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Tuesday, Nov 25 , 2014 ( Safar, 1436)

Updated:10:00 PM GMT

Frustrated US Accelerates Drone Attacks

Drone-attacks
The US launched 20 drone attacks in North Waziristan in the past month, a record number in the past ten years. (Google)
Pakistan, drone attacks

ISLAMABAD – Frustrated by Pakistan’s refusal to open a new front against militants in North Waziristan, the United States has stepped up drone attacks in the restive region, with a tacit support from Islamabad, analysts believe.

“The US is looking for a lucky dip (to hit a high-value target) by accelerating drone attacks on north Waziristan because it believes that the so-called Haqqani network is operating from there,” Kamal Hyder, an Islamabad-based security analyst, told OnIslam.net.

“And this is certainly the result of  perpetual refusal from Pakistan to launch a military operation in North Waziristan line with South Waziristan.”

The US military have launched 20 drone attacks in North Waziristan in the past month, a record number in the past ten years, killing at least 200 people, mostly civilians.

On Saturday, at least four people were killed in a US drone attack in Datta Khel village area near Miranshah, the main town of North Waziristan.

“The US has accelerated its drone attacks because it has felt that Pakistani army will not be in a position to open a new front against Haqqani network for a long period,” Rahimullah Yusufzai, a Peshawar-based expert on Afghan affairs, said.

“That is why, they (US forces) have unprecedentedly increased their attacks to weaken the dangerous network.”

The Pakistani Army is heavily engaged in ongoing relief operation after the country’s deadly floods last month, which killed more than 1,700 people.

The Army is also engaged in a major offensive in South Waziristan to uproot Hakimullah Mehsud-led Tehrik-e-Taliban Pakistan in South Waziristan and Swat Valley.

“These all areas are still restive,” said Yusufzai.

“There is no normalcy there as the forces are facing strong resistance by militants. Therefore, the Americans too feel that army cannot launch operation in North Waziristan.”

The Haqqani network is a powerful militant group notorious for deadly attacks against the US-led foreign troops in Afghanistan.

The Haqqanis were blamed for a deadly attack on a CIA center in Bagram, which killed 16 CIA agents last year.

The group is led by Sirajuddin Haqqani, a son of former Afghan guerrilla commander, Mualvi Jalaluddin Haqqani.

Jalaluddin Haqqani, who had fought against the Soviet forces in 1980s from the platform of Hizb-e-Islami (Yunus Khalis group), later joined the Taliban regime as its minister for border affairs in 1996.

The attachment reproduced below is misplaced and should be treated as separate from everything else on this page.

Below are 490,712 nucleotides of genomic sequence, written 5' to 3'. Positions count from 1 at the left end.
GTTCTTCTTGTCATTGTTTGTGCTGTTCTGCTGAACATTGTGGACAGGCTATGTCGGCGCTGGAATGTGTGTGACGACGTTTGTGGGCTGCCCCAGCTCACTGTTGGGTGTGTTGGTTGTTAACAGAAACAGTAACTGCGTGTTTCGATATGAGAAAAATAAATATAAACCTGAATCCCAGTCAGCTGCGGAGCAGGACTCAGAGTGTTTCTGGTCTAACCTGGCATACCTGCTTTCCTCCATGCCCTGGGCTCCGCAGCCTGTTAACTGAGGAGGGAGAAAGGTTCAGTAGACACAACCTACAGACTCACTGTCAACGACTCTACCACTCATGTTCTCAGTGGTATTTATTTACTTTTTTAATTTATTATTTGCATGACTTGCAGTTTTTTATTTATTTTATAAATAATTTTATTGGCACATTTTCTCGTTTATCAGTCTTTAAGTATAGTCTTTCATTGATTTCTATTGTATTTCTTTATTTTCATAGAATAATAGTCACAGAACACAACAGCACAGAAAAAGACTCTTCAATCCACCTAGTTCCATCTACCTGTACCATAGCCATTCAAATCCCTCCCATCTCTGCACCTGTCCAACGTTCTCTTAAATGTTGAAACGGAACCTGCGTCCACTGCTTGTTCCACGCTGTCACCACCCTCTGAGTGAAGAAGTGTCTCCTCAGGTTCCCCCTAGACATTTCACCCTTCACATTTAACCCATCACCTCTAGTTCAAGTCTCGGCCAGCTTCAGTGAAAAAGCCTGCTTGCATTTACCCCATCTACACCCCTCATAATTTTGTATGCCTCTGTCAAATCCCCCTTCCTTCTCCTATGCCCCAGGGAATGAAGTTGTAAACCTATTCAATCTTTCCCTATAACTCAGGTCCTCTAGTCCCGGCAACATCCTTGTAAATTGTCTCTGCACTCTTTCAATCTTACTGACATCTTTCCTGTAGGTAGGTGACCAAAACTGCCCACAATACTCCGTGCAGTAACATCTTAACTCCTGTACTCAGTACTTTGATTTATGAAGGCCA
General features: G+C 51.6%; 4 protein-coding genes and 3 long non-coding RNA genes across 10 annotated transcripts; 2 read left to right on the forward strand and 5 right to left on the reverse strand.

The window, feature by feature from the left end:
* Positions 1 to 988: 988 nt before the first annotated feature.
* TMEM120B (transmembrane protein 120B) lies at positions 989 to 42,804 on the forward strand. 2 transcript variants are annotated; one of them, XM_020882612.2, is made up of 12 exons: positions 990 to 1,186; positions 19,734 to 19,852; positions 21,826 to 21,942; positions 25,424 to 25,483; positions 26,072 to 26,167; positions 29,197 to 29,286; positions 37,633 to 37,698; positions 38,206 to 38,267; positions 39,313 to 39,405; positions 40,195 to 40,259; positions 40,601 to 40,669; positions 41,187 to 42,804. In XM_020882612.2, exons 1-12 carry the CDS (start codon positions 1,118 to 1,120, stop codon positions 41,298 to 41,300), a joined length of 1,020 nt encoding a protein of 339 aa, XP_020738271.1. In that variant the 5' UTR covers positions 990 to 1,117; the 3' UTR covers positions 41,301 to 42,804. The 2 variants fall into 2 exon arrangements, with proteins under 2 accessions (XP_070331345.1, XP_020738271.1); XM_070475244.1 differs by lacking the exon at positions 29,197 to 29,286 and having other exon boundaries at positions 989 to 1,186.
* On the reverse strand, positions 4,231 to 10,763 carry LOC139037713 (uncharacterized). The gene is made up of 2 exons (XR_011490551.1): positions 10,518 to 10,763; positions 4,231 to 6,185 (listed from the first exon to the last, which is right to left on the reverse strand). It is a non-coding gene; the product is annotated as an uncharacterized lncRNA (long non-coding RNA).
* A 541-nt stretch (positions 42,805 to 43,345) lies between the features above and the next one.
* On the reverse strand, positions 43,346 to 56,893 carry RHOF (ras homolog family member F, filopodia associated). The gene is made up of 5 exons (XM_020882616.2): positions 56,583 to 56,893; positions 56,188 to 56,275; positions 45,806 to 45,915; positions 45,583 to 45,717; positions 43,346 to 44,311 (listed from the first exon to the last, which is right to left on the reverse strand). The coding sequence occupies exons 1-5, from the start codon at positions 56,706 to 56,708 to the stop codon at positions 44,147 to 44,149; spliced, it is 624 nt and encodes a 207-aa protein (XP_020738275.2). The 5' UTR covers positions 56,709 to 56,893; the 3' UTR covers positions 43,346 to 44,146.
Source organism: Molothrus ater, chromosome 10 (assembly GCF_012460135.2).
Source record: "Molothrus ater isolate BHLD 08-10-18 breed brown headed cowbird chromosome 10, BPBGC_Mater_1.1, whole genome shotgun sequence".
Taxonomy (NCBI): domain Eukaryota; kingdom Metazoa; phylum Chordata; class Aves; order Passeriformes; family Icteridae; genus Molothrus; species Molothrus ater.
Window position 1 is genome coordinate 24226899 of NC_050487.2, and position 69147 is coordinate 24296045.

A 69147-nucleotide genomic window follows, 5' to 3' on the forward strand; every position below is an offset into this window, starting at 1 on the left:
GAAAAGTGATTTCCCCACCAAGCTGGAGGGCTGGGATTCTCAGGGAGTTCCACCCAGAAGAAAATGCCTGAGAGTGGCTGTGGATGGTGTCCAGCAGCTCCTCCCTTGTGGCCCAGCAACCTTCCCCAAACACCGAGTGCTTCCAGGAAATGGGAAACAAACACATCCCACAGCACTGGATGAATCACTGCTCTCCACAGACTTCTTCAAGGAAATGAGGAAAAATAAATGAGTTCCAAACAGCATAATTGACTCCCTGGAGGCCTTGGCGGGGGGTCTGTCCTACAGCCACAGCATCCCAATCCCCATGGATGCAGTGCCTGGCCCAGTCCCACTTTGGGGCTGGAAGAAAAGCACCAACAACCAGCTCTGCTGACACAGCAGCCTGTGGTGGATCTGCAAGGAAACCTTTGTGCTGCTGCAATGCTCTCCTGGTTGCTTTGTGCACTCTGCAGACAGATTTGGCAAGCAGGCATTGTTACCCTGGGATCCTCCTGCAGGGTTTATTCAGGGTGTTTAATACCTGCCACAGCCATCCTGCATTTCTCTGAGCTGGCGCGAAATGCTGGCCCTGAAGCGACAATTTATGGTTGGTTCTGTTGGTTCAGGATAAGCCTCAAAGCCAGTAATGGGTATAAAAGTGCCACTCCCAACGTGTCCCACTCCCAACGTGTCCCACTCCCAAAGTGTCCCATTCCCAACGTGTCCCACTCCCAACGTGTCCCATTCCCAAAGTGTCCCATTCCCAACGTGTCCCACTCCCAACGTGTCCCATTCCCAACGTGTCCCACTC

“No doubt, Haqqani network has significance importance for US forces,” said Yusufzai.

“Though it (Haqqani Network) is not causing damage to foreign forces in line with Afghan Taliban, however, it’s organized structure and capability to strike at high value targets has forced the US to accelerate drone attacks on North Waziristan.”

Tacit Support

Security experts believe that the increasing US drone attacks are being carried out with a tacit support from Islamabad.

“There is a general perception, which I believe this is somehow true, that the US has accelerated drone attacks with a tacit support of Pakistan government, with the hope to hit a high-value target,” said Hyder, the Islamabad-based security expert.

“Without Pakistan’s approval, the US cannot infiltrate into our soil with impunity.”

Yusufzai shares a similar opinion.

“Earlier, there had been an apparent protest by the government over drone attacks, but nowadays they are going unnoticed,” he said.

“Even the local media doesn’t give any importance to drone attacks.”

Last year, the head of the Senate’s intelligence committee said that Pakistan’s protest at US drone attacks were only meant to pacify its people, otherwise the attacks were being carried out with its approval.

Experts believe that the increased drone attacks are also aimed to ease the public unease at the nine-year Afghan conflict.

“There is no doubt that drone attacks have been effective to an extent, though they have not hit any high value target so far,” said Yusufzai.

“But US administration feels that it has to show something extra to its people especially after increase in troops in Afghanistan,” he said, referring to a surge of 30,000 troops in the war-torn  country.

“Al-Qaeda leaders are cleverer than Taliban, that is why they are not being hit. Even those Taliban who have been killed in these attacks were not the top leaders. They were either the third or fourth-tear leaders, or their supporters. But America considers all of them its enemy.

“That is why it sticks to this tactic (drone attacks) because it has to justify the huge expenses in Afghanistan before the Senate and the Congress,” he said.

“Taliban, unlike Al-Qaeda, are not traditional enemies of the US, but the continuous drone attacks and killings of civilians are forcing them to strengthen their bonds with Al Qaeda, instead of parting ways with the network, which is the prime target of US forces before leaving Afghanistan.”

Aamir Latif is a Pakistani journalist based in Karachi. He is OnIslam.net's correspondent there. Aamir joined Pakistan's wire service Pakistan Press International(PPI) in February 1997 and worked as its Karachi Bureau Chief till January 2000. For the last five years, he has worked as correspondent for the US News, World Report, and the Washington Times. In 2000, Aamir obtained a Freedom Forum Scholarship, covered various foreign visits of the Pakistani President and the Prime Minister, attended various conferences, while representing Pakistan in and abroad.

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